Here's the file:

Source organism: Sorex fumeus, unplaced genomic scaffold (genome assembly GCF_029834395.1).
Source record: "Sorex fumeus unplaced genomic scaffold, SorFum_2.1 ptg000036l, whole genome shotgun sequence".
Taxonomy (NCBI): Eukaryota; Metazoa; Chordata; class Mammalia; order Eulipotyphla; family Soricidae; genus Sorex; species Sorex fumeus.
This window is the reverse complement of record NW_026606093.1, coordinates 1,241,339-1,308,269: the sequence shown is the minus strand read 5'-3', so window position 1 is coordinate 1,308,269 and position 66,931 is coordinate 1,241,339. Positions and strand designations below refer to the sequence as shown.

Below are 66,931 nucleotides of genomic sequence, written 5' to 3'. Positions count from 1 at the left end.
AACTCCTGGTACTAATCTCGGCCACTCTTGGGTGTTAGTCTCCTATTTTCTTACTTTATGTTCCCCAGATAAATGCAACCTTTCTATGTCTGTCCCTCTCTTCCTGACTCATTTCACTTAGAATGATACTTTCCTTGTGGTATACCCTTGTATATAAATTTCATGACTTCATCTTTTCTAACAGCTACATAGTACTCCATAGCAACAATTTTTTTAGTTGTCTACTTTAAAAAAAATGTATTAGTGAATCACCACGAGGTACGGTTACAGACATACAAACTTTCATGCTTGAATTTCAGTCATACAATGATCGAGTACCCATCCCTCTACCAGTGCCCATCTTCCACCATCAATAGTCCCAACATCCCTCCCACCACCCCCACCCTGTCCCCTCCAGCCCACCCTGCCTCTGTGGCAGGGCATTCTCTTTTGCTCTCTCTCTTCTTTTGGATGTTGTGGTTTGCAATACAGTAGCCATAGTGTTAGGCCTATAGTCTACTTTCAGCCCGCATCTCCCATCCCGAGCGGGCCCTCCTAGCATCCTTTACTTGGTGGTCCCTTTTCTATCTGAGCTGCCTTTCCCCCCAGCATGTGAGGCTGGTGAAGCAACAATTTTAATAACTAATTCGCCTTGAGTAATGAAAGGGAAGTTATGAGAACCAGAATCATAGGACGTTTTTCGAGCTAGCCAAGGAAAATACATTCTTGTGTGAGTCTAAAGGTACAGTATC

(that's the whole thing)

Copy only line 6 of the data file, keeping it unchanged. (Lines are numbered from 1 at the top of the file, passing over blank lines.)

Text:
AACTCCTGGTACTAATCTCGGCCACTCTTGGGTGTTAGTCTCCTATTTTCTTACTTTATGTTCCCCAGATAAATGCAACCTTTCTATGTCTGTCCCTCTCTTCCTGACTCATTTCACTTAGAATGATACTTTCCTTGTGGTATACCCTTGTATATAAATTTCATGACTTCATCTTTTCTAACAGCTACATAGTACTCCATAGCAACAATTTTTTTAGTTGTCTACTTTAAAAAAAATGTATTAGTGAATCACCACGAGGTACGGTTACAGACATACAAACTTTCATGCTTGAATTTCAGTCATACAATGATCGAGTACCCATCCCTCTACCAGTGCCCATCTTCCACCATCAATAGTCCCAACATCCCTCCCACCACCCCCACCCTGTCCCCTCCAGCCCACCCTGCCTCTGTGGCAGGGCATTCTCTTTTGCTCTCTCTCTTCTTTTGGATGTTGTGGTTTGCAATACAGTAGCCATAGTGTTAGGCCTATAGTCTACTTTCAGCCCGCATCTCCCATCCCGAGCGGGCCCTCCTAGCATCCTTTACTTGGTGGTCCCTTTTCTATCTGAGCTGCCTTTCCCCCCAGCATGTGAGGCTGGTGAAGCAACAATTTTAATAACTAATTCGCCTTGAGTAATGAAAGGGAAGTTATGAGAACCAGAATCATAGGACGTTTTTCGAGCTAGCCAAGGAAAATACATTCTTGTGTGAGTCTAAAGGTACAGTATC